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Four dead amid Hungary chemical leak

The Hungarian government has declared a state of emergency in three regions after several towns were engulfed by a flood of toxic sludge from a chemical plant.

At least four people are dead after a reservoir failure at the Ajkai Timfoldgyar plant in Ajka, a town 100 miles south-west of capital Budapest, saw 3.2 million cubic metres of sludge leak out.

Six people are reported missing and at least 120 are injured, and there are fears the Danube and other key rivers could be threatened by the toxic sludge.

Several hundred tonnes of plaster has been poured into the Marcal River to bind the toxic waste and prevent it from flowing further downstream. Environmental affairs state secretary Zoltan Illes called the flood an “ecological catastrophe” and said the sludge could reach the Raba and Danube rivers.

He suspended activity at the plant and ordered the company to repair the damaged reservoir.

Disaster workers said 390 residents had to be temporarily relocated and 110 were rescued from the flooded towns, including Kolontal, Devecser and Somlovasarhely. Firefighters and soldiers swept through the region carrying out clean-up tasks with bulldozers.

The sludge, a waste product in aluminium production, contains heavy metals and is toxic if ingested. Many of the injured sustained burns as the sludge seeped through their clothes, and two face life-threatening conditions.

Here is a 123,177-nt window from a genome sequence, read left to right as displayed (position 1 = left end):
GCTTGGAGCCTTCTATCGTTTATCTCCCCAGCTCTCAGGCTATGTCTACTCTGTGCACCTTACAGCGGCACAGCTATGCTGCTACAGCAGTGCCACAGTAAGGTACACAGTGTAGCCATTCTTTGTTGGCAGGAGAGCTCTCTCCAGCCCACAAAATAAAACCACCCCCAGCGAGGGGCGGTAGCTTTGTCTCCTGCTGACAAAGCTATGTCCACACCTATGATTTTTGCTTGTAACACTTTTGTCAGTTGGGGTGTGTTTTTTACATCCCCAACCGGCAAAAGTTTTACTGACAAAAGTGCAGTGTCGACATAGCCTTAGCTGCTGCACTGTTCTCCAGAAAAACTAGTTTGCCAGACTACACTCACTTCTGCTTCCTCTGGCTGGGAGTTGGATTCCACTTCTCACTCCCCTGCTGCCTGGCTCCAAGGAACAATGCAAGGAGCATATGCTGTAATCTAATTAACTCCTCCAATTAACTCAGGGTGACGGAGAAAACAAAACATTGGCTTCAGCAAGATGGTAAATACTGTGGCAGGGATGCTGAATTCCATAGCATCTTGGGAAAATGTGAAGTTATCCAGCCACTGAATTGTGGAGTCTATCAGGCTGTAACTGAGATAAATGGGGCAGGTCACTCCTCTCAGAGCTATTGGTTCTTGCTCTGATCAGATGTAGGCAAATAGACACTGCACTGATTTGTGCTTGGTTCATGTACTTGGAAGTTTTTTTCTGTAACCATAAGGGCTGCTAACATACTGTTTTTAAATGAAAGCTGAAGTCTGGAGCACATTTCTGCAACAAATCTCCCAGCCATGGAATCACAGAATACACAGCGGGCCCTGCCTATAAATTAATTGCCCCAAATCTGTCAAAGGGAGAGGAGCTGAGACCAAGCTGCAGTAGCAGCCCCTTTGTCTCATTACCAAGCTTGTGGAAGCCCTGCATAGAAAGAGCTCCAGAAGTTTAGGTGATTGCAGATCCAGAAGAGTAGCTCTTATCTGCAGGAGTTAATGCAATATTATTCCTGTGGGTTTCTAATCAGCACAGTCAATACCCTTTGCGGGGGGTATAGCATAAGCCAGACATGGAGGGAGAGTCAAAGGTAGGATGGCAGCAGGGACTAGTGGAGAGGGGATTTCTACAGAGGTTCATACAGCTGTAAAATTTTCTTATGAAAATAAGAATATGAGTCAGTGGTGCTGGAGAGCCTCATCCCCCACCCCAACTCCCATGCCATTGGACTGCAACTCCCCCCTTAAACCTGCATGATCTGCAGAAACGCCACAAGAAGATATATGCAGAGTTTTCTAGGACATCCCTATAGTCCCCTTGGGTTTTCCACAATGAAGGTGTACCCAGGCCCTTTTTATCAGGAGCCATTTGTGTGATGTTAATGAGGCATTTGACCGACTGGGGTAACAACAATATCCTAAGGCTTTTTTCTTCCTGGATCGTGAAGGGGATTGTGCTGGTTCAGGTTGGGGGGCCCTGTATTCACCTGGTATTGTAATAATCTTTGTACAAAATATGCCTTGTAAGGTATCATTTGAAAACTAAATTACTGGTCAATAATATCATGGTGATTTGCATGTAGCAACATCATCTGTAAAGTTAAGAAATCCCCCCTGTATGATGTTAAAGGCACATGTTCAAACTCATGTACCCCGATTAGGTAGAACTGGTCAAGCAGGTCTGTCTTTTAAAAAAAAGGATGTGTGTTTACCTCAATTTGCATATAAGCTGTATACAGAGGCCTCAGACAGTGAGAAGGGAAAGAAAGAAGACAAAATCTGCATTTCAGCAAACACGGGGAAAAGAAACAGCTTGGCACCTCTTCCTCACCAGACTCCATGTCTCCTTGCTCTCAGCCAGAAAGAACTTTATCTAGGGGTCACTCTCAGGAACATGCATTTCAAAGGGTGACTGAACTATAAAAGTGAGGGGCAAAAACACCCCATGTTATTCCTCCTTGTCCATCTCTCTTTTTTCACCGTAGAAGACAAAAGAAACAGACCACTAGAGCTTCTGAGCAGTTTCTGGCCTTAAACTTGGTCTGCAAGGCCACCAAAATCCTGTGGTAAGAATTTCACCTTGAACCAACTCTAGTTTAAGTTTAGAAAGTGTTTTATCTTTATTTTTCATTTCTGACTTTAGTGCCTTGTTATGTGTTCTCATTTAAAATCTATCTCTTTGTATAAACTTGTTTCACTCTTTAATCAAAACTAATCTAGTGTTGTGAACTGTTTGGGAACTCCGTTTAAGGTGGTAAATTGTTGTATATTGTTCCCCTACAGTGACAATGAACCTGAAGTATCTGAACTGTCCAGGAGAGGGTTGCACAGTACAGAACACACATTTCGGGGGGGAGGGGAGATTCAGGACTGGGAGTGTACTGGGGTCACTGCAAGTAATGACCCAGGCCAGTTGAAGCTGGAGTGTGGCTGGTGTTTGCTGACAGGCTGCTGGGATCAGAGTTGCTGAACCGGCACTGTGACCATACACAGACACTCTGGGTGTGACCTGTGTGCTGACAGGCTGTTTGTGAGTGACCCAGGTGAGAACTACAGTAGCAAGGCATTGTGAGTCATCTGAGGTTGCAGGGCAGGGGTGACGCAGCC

Two women, a young man and a three-year-old child were killed in the flooding. The injured were being monitored because the chemical burns caused by the sludge could take days to emerge and what may seem like superficial injuries could later cause damage to deeper tissue.

Local environmentalists say they have tried to call the government’s attention to the risks of red sludge for years, pointing to a 2003 report in which they estimated the waste at 30M.t.

“Accumulated during decades […] red sludge is, by volume, the largest amount of toxic waste in Hungary,” the Clear Air Action Group said, adding that producing one ton of alumina resulted in two tonnes of toxic waste.

Readers' comments (2)

  • What type of "reservoir" construction? Was it a typical industrial waste lagoon with earth bunds and all rubber lined or what? Where, how, and even why did it fail? These critical details would be of some interest and useful to the many civil engineers who read this magazine!

    Was it a USSR era structure/system - if so a failure, particularly after this length of time is not surprising? Remember Chernobyl and the catastrophic major Hydro-electric Power Station failure in Southern Siberia last year. How many other USSR era facilities with potentially similar latent problems are still around in the former Russian empire and who's checking them?

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  • Lots of photographs on here, no doubt elsewhere on the www -

    Looks like a tailings dam, only it isn't tailings. So little/proportion of it has flowed out, what a loss of life & damage . .

    It appears to have been very full.

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